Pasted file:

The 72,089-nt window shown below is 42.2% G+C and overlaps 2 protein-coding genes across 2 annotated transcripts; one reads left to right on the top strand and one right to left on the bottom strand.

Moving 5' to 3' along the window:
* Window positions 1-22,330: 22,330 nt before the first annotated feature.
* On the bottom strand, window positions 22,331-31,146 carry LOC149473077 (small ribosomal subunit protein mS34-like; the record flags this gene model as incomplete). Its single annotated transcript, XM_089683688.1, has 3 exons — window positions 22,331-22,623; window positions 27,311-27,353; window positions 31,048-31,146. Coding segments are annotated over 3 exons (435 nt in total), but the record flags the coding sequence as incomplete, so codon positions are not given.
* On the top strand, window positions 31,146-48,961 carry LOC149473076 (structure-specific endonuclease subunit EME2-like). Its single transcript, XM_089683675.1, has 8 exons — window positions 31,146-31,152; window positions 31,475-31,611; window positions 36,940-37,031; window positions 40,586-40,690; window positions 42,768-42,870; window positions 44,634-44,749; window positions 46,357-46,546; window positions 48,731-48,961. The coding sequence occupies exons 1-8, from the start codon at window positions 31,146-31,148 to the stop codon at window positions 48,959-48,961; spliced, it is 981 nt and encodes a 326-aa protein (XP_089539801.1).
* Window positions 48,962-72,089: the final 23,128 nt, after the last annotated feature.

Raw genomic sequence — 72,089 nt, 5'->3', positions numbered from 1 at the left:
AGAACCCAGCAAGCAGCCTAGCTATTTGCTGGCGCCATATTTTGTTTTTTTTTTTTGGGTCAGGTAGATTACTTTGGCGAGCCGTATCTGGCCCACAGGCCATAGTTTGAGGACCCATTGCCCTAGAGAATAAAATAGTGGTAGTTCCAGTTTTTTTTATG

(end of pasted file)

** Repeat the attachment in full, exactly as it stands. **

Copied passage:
The 72,089-nt window shown below is 42.2% G+C and overlaps 2 protein-coding genes across 2 annotated transcripts; one reads left to right on the top strand and one right to left on the bottom strand.

Moving 5' to 3' along the window:
* Window positions 1-22,330: 22,330 nt before the first annotated feature.
* On the bottom strand, window positions 22,331-31,146 carry LOC149473077 (small ribosomal subunit protein mS34-like; the record flags this gene model as incomplete). Its single annotated transcript, XM_089683688.1, has 3 exons — window positions 22,331-22,623; window positions 27,311-27,353; window positions 31,048-31,146. Coding segments are annotated over 3 exons (435 nt in total), but the record flags the coding sequence as incomplete, so codon positions are not given.
* On the top strand, window positions 31,146-48,961 carry LOC149473076 (structure-specific endonuclease subunit EME2-like). Its single transcript, XM_089683675.1, has 8 exons — window positions 31,146-31,152; window positions 31,475-31,611; window positions 36,940-37,031; window positions 40,586-40,690; window positions 42,768-42,870; window positions 44,634-44,749; window positions 46,357-46,546; window positions 48,731-48,961. The coding sequence occupies exons 1-8, from the start codon at window positions 31,146-31,148 to the stop codon at window positions 48,959-48,961; spliced, it is 981 nt and encodes a 326-aa protein (XP_089539801.1).
* Window positions 48,962-72,089: the final 23,128 nt, after the last annotated feature.

Raw genomic sequence — 72,089 nt, 5'->3', positions numbered from 1 at the left:
AGAACCCAGCAAGCAGCCTAGCTATTTGCTGGCGCCATATTTTGTTTTTTTTTTTTGGGTCAGGTAGATTACTTTGGCGAGCCGTATCTGGCCCACAGGCCATAGTTTGAGGACCCATTGCCCTAGAGAATAAAATAGTGGTAGTTCCAGTTTTTTTTATG